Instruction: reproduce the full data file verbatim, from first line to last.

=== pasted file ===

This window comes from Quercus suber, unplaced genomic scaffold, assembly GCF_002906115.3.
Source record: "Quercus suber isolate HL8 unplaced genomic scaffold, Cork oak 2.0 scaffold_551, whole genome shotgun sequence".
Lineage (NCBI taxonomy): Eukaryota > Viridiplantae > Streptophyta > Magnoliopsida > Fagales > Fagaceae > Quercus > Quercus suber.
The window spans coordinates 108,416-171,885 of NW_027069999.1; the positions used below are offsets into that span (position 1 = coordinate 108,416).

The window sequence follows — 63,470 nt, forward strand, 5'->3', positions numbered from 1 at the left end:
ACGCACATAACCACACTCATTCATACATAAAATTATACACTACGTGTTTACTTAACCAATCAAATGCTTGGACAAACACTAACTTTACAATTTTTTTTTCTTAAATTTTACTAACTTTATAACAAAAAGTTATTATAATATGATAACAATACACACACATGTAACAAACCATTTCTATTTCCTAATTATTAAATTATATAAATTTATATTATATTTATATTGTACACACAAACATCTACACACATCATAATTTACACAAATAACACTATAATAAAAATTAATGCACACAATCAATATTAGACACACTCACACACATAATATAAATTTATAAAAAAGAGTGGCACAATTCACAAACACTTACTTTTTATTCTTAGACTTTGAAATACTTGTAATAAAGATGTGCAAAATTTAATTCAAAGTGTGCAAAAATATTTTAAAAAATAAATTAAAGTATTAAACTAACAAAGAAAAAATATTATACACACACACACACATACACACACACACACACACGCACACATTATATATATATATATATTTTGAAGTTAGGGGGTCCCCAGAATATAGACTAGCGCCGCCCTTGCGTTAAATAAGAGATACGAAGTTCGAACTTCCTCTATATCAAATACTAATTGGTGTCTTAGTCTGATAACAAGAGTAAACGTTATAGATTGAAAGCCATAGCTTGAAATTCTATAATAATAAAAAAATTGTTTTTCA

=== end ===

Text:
This window comes from Quercus suber, unplaced genomic scaffold, assembly GCF_002906115.3.
Source record: "Quercus suber isolate HL8 unplaced genomic scaffold, Cork oak 2.0 scaffold_551, whole genome shotgun sequence".
Lineage (NCBI taxonomy): Eukaryota > Viridiplantae > Streptophyta > Magnoliopsida > Fagales > Fagaceae > Quercus > Quercus suber.
The window spans coordinates 108,416-171,885 of NW_027069999.1; the positions used below are offsets into that span (position 1 = coordinate 108,416).

The window sequence follows — 63,470 nt, forward strand, 5'->3', positions numbered from 1 at the left end:
ACGCACATAACCACACTCATTCATACATAAAATTATACACTACGTGTTTACTTAACCAATCAAATGCTTGGACAAACACTAACTTTACAATTTTTTTTTCTTAAATTTTACTAACTTTATAACAAAAAGTTATTATAATATGATAACAATACACACACATGTAACAAACCATTTCTATTTCCTAATTATTAAATTATATAAATTTATATTATATTTATATTGTACACACAAACATCTACACACATCATAATTTACACAAATAACACTATAATAAAAATTAATGCACACAATCAATATTAGACACACTCACACACATAATATAAATTTATAAAAAAGAGTGGCACAATTCACAAACACTTACTTTTTATTCTTAGACTTTGAAATACTTGTAATAAAGATGTGCAAAATTTAATTCAAAGTGTGCAAAAATATTTTAAAAAATAAATTAAAGTATTAAACTAACAAAGAAAAAATATTATACACACACACACACATACACACACACACACACACGCACACATTATATATATATATATATTTTGAAGTTAGGGGGTCCCCAGAATATAGACTAGCGCCGCCCTTGCGTTAAATAAGAGATACGAAGTTCGAACTTCCTCTATATCAAATACTAATTGGTGTCTTAGTCTGATAACAAGAGTAAACGTTATAGATTGAAAGCCATAGCTTGAAATTCTATAATAATAAAAAAATTGTTTTTCA